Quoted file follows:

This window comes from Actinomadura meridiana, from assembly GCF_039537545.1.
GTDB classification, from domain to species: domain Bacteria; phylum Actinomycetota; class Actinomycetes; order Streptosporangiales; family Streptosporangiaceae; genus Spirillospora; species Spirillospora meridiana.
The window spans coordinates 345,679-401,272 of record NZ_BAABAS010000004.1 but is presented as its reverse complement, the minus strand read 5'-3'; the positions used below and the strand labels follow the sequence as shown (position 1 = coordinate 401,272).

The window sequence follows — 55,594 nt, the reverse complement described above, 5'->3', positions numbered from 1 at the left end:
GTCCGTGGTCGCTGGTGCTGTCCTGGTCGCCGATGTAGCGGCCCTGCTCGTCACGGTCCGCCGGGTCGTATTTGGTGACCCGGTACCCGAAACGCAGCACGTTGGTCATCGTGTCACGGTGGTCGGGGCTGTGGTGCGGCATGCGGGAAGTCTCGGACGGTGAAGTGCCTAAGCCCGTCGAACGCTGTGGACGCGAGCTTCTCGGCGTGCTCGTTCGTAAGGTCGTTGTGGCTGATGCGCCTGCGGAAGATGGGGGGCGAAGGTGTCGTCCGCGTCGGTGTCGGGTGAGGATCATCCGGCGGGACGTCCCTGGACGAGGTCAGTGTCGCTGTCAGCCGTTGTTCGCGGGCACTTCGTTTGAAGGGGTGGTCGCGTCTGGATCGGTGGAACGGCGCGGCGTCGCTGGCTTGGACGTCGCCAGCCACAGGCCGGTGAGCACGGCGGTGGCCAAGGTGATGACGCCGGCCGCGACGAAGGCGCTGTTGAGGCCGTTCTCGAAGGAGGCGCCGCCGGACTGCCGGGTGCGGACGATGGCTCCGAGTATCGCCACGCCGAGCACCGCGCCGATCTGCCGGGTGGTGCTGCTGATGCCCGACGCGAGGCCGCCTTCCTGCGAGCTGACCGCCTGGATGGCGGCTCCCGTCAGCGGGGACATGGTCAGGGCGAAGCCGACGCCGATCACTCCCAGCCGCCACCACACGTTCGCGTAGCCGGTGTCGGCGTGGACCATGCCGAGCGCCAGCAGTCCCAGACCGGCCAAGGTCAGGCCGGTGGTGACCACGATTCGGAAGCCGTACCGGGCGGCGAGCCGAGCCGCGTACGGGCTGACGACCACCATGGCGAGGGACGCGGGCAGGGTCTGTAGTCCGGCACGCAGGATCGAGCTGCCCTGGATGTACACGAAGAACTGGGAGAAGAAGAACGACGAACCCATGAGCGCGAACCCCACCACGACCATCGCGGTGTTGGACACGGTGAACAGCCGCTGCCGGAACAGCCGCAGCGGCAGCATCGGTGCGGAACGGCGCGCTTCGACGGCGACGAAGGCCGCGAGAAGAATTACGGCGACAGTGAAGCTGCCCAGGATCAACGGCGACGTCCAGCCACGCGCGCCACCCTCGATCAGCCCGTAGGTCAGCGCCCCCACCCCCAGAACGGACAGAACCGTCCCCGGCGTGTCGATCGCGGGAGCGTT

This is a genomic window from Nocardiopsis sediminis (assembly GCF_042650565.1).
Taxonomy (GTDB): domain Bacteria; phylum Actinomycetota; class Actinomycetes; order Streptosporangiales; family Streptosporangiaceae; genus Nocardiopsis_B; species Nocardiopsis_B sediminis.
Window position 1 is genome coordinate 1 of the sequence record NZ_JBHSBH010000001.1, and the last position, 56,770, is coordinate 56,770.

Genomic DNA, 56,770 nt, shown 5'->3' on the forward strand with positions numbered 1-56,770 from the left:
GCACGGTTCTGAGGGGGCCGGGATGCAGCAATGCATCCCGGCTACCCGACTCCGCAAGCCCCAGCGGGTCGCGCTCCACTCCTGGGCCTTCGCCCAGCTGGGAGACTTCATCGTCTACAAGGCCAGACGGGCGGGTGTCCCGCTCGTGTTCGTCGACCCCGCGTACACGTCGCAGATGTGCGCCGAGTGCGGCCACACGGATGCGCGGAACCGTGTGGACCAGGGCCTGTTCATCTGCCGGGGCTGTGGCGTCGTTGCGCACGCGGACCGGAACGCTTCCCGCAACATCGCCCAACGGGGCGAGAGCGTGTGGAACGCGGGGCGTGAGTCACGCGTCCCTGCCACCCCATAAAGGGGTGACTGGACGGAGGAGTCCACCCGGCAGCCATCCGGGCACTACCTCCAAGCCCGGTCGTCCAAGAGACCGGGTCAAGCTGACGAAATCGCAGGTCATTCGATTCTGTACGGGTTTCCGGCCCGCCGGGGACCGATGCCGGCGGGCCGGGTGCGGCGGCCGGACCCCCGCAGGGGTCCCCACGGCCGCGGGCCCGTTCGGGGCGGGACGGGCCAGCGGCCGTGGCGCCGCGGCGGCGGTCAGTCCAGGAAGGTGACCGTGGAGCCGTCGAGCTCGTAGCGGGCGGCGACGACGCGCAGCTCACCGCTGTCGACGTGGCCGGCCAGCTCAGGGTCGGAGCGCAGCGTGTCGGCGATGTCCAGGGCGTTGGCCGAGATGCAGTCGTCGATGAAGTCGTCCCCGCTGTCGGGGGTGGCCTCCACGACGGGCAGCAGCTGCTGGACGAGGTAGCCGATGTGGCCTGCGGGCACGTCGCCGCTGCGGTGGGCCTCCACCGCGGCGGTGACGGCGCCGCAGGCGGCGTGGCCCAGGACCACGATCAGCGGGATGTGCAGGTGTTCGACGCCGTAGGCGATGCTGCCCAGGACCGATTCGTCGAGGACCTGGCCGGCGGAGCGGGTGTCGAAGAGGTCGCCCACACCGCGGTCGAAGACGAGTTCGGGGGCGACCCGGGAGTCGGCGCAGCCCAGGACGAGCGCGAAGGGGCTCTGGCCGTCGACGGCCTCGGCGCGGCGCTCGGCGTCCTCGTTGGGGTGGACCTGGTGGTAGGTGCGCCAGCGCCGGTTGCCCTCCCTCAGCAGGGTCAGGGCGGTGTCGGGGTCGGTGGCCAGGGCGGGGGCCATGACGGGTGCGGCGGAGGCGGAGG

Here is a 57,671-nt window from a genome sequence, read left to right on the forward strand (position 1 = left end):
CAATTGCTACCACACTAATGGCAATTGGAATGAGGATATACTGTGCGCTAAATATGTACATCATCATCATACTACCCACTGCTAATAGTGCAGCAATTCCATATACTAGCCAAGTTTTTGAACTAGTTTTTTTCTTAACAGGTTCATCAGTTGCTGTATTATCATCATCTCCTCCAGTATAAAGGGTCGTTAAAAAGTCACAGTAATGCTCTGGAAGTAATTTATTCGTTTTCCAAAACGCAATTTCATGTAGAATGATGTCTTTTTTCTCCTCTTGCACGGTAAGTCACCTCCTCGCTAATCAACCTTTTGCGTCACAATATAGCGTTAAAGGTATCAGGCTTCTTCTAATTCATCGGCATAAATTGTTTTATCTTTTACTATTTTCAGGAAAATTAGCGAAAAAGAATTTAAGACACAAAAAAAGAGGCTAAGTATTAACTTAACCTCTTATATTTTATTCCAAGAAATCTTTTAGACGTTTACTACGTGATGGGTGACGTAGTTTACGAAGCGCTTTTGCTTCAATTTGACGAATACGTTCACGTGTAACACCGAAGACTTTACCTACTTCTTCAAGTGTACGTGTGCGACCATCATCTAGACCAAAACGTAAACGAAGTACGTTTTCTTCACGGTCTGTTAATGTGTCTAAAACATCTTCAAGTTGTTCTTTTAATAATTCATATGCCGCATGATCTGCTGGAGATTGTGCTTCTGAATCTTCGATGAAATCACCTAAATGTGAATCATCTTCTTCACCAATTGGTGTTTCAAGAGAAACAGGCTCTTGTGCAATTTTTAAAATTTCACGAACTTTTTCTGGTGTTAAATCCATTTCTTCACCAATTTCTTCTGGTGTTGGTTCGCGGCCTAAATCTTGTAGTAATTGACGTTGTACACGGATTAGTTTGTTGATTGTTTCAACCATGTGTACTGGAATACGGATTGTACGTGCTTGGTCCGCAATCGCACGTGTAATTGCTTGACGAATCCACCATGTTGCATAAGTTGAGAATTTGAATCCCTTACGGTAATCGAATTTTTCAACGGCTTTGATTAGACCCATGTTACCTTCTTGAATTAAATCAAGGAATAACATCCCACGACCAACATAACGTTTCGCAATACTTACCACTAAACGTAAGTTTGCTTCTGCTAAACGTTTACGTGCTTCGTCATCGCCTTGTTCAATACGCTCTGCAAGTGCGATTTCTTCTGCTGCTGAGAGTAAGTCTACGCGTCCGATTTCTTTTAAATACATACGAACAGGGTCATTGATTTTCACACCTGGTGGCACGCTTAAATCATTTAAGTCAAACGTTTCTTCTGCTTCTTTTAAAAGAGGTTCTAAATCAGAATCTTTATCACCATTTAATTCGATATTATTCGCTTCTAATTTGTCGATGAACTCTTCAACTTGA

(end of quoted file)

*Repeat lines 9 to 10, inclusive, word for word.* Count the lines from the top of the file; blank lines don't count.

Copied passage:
Genomic DNA, 56,770 nt, shown 5'->3' on the forward strand with positions numbered 1-56,770 from the left:
GCACGGTTCTGAGGGGGCCGGGATGCAGCAATGCATCCCGGCTACCCGACTCCGCAAGCCCCAGCGGGTCGCGCTCCACTCCTGGGCCTTCGCCCAGCTGGGAGACTTCATCGTCTACAAGGCCAGACGGGCGGGTGTCCCGCTCGTGTTCGTCGACCCCGCGTACACGTCGCAGATGTGCGCCGAGTGCGGCCACACGGATGCGCGGAACCGTGTGGACCAGGGCCTGTTCATCTGCCGGGGCTGTGGCGTCGTTGCGCACGCGGACCGGAACGCTTCCCGCAACATCGCCCAACGGGGCGAGAGCGTGTGGAACGCGGGGCGTGAGTCACGCGTCCCTGCCACCCCATAAAGGGGTGACTGGACGGAGGAGTCCACCCGGCAGCCATCCGGGCACTACCTCCAAGCCCGGTCGTCCAAGAGACCGGGTCAAGCTGACGAAATCGCAGGTCATTCGATTCTGTACGGGTTTCCGGCCCGCCGGGGACCGATGCCGGCGGGCCGGGTGCGGCGGCCGGACCCCCGCAGGGGTCCCCACGGCCGCGGGCCCGTTCGGGGCGGGACGGGCCAGCGGCCGTGGCGCCGCGGCGGCGGTCAGTCCAGGAAGGTGACCGTGGAGCCGTCGAGCTCGTAGCGGGCGGCGACGACGCGCAGCTCACCGCTGTCGACGTGGCCGGCCAGCTCAGGGTCGGAGCGCAGCGTGTCGGCGATGTCCAGGGCGTTGGCCGAGATGCAGTCGTCGATGAAGTCGTCCCCGCTGTCGGGGGTGGCCTCCACGACGGGCAGCAGCTGCTGGACGAGGTAGCCGATGTGGCCTGCGGGCACGTCGCCGCTGCGGTGGGCCTCCACCGCGGCGGTGACGGCGCCGCAGGCGGCGTGGCCCAGGACCACGATCAGCGGGATGTGCAGGTGTTCGACGCCGTAGGCGATGCTGCCCAGGACCGATTCGTCGAGGACCTGGCCGGCGGAGCGGGTGTCGAAGAGGTCGCCCACACCGCGGTCGAAGACGAGTTCGGGGGCGACCCGGGAGTCGGCGCAGCCCAGGACGAGCGCGAAGGGGCTCTGGCCGTCGACGGCCTCGGCGCGGCGCTCGGCGTCCTCGTTGGGGTGGACCTGGTGGTAGGTGCGCCAGCGCCGGTTGCCCTCCCTCAGCAGGGTCAGGGCGGTGTCGGGGTCGGTGGCCAGGGCGGGGGCCATGACGGGTGCGGCGGAGGCGGAGG